While those enveloped in the Apple ecosystem have an obvious living room solution in the form of the Apple TV, we're not so lucky on the Windows side. Here, the situation is lot like the PC industry: A wealth of choices, sure, but only some of them are any good, and an even smaller percentage truly embraces the Windows way of doing things. But one line of devices does stand out, and that's Western Digital's WD TV series. Now unnecessarily encompassing three separate products, the WD TV line is to Windows as Apple TV is to iTunes.

Sadly, this isn't a slam dunk. Indeed, the WD TV Live is hardly ideal, and for many reasons. Don't get me wrong, it's not horrible, and it offers a number of features that aren't found on other devices. It's just not very refined. Again, like the PC.

It starts with the fact that Western Digital, like Roku, feels the need to pad out its set top box with multiple product versions. This is a mistake, in my opinion and will only cause confusion with consumers.

The choices break down as follows. At the low-end, WD offers the WD TV media player, which offers the following basics: 1080p with HDMI 1.3, composite video for standard definition (SD) output, dual USB connections for add-on storage, Ethernet connectivity, and support for a wide range of media formats. Step up to the WD TV Live and you get access to the You Tube, Flickr and Pandora services, home networking, home networking media sharing, and Windows 7 Play To support for streaming media, DTS, and a set of component video (rather than composite) connections. At the upper end is the device I purchased, the WD TV Live Plus. This provides a superset of the features of the other devices, plus Netflix support.

The problems with the WD TV, any WD TV, are immediately obvious. None of the devices offers any form of Wi-Fi connectivity, making the WD TV a non-starter in many households. (WD recommends a few USB-based Wi-Fi adapters, but really, that's too complex and expensive for most.) This is, I think, a byproduct of WD's emphasis on hard drive-based storage--it is a storage company, after all--but it makes the WD TV a lot less interesting for many.

WD TV Live Plus HD Media Player

WD TV Live Plus HD Media Player

The software interface is horrible, both ugly and utilitarian, and exactly the kind of thing that must keep Steve Jobs awake at night. It's awash in ugly blues and greens, and sure, it will get you where you're going, but come on. This is just an embarrassment.

WD TV Live Plus HD Media Player
This is what WD calls its "beautiful and intuitive HD menu navigation." Yikes.

On the WD TV Live Plus, the menu structure unfolds simply, with Internet media, Video, Photo, Music, and Settings top level choices. While most of these are obvious enough, Internet media provides access to just one service ... MediaFly. (Which actually looks interesting, but come on.) Netflix can be found in Videos, as can You Tube, and of course the more local options around attached hard drives, network shares, and (Windows Media oriented) media servers.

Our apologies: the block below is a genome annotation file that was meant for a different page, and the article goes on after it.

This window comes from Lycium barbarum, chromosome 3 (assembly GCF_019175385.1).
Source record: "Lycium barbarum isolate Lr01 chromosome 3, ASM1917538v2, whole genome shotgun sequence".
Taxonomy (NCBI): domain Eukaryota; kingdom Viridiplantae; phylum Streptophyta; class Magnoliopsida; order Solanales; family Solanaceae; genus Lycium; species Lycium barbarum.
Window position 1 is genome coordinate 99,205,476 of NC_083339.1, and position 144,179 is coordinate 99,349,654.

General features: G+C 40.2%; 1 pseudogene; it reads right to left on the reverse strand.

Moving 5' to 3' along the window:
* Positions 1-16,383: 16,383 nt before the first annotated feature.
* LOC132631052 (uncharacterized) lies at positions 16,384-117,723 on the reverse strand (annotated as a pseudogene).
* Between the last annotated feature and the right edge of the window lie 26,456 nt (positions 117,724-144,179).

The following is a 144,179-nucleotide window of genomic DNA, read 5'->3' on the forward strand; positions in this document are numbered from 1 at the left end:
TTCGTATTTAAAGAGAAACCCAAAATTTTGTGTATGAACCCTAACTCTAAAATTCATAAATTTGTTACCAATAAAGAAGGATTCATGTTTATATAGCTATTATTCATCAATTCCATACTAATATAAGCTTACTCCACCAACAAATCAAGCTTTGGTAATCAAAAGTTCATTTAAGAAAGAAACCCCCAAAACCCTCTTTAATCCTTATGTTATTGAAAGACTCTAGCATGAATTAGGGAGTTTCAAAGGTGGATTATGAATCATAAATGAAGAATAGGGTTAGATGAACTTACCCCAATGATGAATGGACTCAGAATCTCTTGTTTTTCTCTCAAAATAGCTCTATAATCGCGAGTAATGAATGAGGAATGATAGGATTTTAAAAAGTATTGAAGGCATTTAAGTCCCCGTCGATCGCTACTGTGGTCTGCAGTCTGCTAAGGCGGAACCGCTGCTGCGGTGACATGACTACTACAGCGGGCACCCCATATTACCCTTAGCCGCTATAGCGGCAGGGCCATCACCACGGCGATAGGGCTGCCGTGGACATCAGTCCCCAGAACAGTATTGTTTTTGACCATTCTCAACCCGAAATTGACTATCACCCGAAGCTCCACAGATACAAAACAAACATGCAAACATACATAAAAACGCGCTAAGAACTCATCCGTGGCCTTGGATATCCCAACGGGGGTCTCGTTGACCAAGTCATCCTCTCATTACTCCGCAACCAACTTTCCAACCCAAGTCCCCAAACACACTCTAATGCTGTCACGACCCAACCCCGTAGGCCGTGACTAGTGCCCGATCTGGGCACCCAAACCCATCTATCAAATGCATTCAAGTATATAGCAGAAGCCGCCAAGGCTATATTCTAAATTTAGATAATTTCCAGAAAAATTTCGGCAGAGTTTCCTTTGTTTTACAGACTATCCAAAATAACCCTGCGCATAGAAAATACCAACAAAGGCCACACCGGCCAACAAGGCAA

Standard definition (SD) video playback quality is decent but not great, even on a 1080p display. I can't really do side-by-side comparisons, but convinced I was getting a better picture out of the Apple TV than the WD TV, I did try to watch the same (standard definition) DVD rips on each, and the results were mixed. I'd say that overall Apple TV appears to have a slight edge over the WD TV.

On a more positive note, the WD TV (Live and Live Plus) do play nicely in Windows-centric homes, far more than any other device, including Microsoft's own Xbox 360. You have a number of Windows connectivity options, assuming the wired networking requirement isn't a non-starter. You can access media shares, much like the Xbox 360, but also SMB-based network locations, which could be useful when media sharing isn't available.

And, the WD TV (Live and Live Plus) supports Play To, a Windows 7-only feature that flips media streaming on its head: Instead of requesting remote content for local playback as you do traditionally (such as when playing a movie from another PC on your own PC), Play To lets you "push" content from the current PC to a compatible device. Thus far, few such devices have emerged. The Xbox 360 is one, for example, but only via its Media Center Extender interface. The WD TV Live (and Live Plus) are also Play To compatible.

WD TV Live Plus HD Media Player
In Windows Media Player for Windows 7, Play To is just a right-click away.

WD TV Live Plus HD Media Player
The Play To interface.

Sadly, this functionality is more promise than reality. In my testing of Play To, everything works as advertised: The WD TV Live Plus immediately shows up as a Play To target in Windows Media Player, content you throw over to the device from the PC plays immediately, and it all works pretty well. There's just one (major) problem: When playing video this way, the WD TV's screensaver actually kicks in on schedule, instead of staying off as you'd expect. Wa-waa-waaaah.

Overall, the WD TV Live Plus is a competent, but not spectacular set-top box. Whether you'll want or need such a thing depends on your needs. For those very firmly in the Microsoft camp, this device is actually the most Windows-compliant box there is, better even than the Xbox 360 because it's compatible with NTFS external hard drives (which the 360, conspicuously and egregiously is not), and works with media on standard Windows-based network shares. (Also, while the 360 supports Play To, that only works in the inconvenient Media Center Extender mode.)

For others, the WD TV Live Plus is just another box, one without wireless and without access to a wide range of services. It hits the high points, but not much else, and it does so using the ugliest UI on any of these devices. It's fine for what it is, but not outstanding in any meaningful way.